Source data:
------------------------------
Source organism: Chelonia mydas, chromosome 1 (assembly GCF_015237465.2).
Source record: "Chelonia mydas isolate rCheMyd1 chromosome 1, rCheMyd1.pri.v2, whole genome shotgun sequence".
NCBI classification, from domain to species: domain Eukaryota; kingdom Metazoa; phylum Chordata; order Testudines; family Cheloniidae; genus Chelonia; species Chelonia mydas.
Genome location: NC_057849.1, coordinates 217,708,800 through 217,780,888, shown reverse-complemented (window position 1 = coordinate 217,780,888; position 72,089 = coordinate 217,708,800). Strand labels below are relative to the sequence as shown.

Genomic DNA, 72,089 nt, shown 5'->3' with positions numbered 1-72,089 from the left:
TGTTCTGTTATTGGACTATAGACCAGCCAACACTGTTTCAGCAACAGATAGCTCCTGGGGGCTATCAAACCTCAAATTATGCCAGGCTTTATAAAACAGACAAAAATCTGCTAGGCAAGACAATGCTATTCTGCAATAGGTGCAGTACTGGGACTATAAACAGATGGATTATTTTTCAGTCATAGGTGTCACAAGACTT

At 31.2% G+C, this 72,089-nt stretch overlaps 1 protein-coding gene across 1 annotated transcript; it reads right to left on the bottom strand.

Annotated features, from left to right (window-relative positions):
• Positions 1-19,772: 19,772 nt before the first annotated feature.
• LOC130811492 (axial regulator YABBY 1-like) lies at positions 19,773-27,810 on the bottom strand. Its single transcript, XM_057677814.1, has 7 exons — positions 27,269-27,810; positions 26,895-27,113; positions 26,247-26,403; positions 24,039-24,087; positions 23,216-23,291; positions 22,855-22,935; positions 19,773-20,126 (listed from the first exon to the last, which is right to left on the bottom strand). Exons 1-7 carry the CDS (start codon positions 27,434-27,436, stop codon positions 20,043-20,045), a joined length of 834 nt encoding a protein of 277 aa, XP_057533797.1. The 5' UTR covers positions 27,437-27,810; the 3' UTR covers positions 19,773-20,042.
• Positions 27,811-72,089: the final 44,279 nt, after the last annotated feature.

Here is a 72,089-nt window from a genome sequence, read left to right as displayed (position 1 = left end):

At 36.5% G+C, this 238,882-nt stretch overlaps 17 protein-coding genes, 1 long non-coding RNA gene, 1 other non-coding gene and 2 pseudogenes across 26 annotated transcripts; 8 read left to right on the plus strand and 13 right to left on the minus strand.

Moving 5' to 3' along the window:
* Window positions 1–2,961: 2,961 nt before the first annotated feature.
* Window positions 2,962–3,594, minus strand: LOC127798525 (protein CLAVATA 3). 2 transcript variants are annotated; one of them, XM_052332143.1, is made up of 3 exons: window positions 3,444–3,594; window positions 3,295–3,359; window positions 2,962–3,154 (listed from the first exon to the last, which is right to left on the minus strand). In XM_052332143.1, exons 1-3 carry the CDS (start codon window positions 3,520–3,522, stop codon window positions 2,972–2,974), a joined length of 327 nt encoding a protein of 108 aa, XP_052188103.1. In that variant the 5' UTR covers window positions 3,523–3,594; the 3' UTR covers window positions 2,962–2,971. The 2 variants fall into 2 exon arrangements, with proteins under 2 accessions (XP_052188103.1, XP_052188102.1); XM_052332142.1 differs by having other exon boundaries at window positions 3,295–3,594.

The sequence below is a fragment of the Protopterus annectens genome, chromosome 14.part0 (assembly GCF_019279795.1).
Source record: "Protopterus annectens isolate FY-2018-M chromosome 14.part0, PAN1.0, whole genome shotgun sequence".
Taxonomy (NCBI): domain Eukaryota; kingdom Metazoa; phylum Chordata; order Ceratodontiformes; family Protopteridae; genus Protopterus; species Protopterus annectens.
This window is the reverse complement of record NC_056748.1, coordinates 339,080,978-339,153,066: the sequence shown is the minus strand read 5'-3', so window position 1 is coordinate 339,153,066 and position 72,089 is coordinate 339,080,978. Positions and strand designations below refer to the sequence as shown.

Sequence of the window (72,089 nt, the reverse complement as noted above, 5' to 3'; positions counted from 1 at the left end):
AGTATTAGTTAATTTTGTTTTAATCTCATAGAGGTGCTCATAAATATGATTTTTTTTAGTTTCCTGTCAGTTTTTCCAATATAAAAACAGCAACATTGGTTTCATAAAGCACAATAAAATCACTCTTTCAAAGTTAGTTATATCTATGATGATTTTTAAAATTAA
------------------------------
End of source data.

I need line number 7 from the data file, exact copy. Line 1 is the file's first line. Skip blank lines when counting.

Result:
At 31.2% G+C, this 72,089-nt stretch overlaps 1 protein-coding gene across 1 annotated transcript; it reads right to left on the bottom strand.